The Lagonda Vision Concept also anticipates a world with a high level of autonomy. Its design is commensurate with level four autonomous driving, meaning the car is capable of driving itself in all routine circumstances and on all recognisable roads. As a result, the steering wheel can not only move from left to right hand drive according to need, in autonomous mode it can also retract entirely allowing front seat passengers to rotate through 180 degrees to engage in face to face conversation with those in the back. In the meantime, the car will not only have 360-degree awareness of the world around it, but also be fully connected to it, allowing occupants unprecedented access to bespoke concierge services and a level of connectivity and cyber-security few enjoy in their own homes, let along their cars.
‘For owners of true luxury cars, autonomy has existed for over a century, in a carbon-based form called a chauffeur,’ commented Palmer. ‘We imagine most Lagonda customers will choose to be driven, but whether by a person or a computer will be up to them. And if they want to drive themselves, the car will ensure that is a delightful and memorable experience too. Lagonda will provide that choice.’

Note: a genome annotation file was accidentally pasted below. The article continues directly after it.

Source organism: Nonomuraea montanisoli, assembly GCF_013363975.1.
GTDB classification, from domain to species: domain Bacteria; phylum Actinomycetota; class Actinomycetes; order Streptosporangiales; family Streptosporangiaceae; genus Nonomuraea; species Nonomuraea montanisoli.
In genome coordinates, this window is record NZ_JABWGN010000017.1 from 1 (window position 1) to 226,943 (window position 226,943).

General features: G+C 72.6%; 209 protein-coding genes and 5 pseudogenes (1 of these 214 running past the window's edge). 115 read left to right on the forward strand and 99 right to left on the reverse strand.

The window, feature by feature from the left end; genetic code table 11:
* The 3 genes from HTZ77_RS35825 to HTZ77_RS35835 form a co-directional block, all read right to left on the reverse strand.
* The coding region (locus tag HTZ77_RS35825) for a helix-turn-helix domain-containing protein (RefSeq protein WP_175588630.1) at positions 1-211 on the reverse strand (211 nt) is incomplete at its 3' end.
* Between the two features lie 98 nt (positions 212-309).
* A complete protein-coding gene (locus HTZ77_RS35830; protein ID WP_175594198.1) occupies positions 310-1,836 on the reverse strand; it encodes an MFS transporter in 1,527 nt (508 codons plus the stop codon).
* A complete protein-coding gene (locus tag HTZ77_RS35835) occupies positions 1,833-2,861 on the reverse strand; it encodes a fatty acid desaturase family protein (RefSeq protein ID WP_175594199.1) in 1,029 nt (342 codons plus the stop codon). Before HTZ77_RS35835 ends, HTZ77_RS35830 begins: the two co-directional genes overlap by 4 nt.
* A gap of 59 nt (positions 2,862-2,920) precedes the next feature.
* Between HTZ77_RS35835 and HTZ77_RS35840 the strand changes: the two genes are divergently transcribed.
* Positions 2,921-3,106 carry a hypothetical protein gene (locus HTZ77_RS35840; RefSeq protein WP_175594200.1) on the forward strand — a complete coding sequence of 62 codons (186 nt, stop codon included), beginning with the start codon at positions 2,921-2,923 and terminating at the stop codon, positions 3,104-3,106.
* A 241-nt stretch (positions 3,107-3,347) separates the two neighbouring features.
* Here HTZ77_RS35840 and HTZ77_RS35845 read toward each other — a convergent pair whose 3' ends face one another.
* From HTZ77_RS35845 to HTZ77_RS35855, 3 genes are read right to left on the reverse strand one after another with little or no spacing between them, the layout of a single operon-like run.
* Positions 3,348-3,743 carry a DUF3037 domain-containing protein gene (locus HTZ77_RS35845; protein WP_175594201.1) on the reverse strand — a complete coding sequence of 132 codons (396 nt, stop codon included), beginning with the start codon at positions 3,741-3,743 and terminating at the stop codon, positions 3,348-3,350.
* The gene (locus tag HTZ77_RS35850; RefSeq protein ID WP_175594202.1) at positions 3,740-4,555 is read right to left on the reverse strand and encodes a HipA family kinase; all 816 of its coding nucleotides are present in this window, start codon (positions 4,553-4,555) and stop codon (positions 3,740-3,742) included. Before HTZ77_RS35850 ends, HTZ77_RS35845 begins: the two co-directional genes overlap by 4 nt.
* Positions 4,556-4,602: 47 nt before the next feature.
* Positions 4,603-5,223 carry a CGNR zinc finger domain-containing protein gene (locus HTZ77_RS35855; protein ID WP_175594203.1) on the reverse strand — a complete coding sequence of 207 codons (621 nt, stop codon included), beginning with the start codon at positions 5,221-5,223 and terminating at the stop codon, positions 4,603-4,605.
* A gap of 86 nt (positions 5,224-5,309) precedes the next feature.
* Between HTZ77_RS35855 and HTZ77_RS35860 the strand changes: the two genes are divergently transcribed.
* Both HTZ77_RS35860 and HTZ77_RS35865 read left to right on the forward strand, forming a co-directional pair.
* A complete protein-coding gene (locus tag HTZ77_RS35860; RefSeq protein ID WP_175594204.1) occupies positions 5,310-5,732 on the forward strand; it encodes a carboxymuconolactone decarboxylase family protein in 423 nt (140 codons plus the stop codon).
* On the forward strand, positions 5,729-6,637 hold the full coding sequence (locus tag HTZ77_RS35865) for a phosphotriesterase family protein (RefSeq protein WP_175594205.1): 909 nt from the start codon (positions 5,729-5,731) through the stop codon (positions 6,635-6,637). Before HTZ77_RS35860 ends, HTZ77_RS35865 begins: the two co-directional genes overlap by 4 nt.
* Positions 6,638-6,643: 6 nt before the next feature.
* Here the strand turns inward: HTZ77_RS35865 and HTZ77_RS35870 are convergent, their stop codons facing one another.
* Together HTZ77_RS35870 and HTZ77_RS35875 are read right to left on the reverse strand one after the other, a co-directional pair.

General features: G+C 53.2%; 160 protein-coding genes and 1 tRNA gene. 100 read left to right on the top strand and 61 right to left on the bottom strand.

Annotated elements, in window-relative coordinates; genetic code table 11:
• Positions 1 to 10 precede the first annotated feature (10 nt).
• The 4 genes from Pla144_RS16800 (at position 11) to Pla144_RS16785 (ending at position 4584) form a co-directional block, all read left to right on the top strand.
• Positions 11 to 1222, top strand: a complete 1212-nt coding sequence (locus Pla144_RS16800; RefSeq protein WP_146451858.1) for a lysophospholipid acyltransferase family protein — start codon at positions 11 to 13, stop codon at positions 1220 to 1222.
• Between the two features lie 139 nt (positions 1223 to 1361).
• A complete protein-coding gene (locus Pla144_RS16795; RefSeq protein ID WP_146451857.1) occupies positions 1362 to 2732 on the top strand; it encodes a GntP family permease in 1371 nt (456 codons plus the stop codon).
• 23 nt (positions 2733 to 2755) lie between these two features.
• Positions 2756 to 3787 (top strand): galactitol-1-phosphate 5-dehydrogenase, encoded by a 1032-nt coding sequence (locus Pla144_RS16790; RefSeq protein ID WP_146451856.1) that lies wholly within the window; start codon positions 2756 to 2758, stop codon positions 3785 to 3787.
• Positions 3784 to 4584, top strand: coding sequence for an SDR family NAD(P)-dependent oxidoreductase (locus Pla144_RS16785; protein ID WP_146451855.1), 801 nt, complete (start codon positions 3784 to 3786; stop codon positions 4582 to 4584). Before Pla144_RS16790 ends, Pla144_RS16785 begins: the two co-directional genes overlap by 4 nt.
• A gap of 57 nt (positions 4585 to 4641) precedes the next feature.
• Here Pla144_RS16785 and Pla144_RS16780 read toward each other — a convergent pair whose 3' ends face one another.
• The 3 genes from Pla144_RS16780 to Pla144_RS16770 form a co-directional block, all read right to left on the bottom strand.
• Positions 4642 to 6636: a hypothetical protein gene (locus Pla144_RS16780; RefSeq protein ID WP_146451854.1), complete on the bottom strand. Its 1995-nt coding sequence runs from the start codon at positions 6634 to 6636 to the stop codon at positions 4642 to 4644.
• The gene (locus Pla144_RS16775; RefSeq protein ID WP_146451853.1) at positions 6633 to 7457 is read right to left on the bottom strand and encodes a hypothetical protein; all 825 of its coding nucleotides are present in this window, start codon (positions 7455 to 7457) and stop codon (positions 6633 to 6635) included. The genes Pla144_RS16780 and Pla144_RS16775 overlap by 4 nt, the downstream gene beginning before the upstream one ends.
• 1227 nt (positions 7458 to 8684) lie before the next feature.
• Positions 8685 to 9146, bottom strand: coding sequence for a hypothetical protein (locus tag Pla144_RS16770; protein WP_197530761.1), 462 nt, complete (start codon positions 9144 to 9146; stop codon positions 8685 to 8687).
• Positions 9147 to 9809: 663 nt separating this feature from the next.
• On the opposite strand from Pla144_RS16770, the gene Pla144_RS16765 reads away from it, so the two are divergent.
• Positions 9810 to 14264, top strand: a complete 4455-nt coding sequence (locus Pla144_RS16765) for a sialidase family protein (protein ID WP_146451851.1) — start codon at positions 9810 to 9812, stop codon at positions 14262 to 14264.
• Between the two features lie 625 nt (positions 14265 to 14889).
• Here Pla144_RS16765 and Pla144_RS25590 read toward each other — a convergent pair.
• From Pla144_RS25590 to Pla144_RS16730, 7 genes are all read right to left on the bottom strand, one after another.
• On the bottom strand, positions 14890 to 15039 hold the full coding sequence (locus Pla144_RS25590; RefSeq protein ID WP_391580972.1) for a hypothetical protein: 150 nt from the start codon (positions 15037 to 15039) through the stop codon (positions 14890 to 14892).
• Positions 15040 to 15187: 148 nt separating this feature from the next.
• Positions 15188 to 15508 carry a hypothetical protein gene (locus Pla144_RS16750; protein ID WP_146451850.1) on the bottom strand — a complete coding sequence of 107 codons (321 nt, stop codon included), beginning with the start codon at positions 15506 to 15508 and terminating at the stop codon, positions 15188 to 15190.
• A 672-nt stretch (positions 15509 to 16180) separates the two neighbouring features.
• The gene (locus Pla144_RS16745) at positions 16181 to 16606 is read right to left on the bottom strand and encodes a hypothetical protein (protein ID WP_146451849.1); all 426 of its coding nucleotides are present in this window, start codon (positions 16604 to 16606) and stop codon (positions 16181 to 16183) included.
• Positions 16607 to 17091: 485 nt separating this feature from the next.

The Lagonda Vision Concept has been configured to accept powerful solid state electric batteries enabling it to cover up to 400 real world miles between charges. That’s the distance from Los Angeles to San Francisco, London to Edinburgh or Berlin to Vienna without stopping. The concept has also has been designed to be compatible with the latest wireless conductive charging technology.
The car itself makes full use of Aston Martin’s world leading experience in multi-material bonding techniques, creating a structure that it at once supremely light for an all-electric luxury car, structurally stiff and, as we have seen incredibly space efficient. It will also make the most of its electric drive system to provide intelligent all-wheel drive, capable of delivering anything from 100 to zero per cent of available torque to any given wheel according to demand.
Production is planned to start in 2021.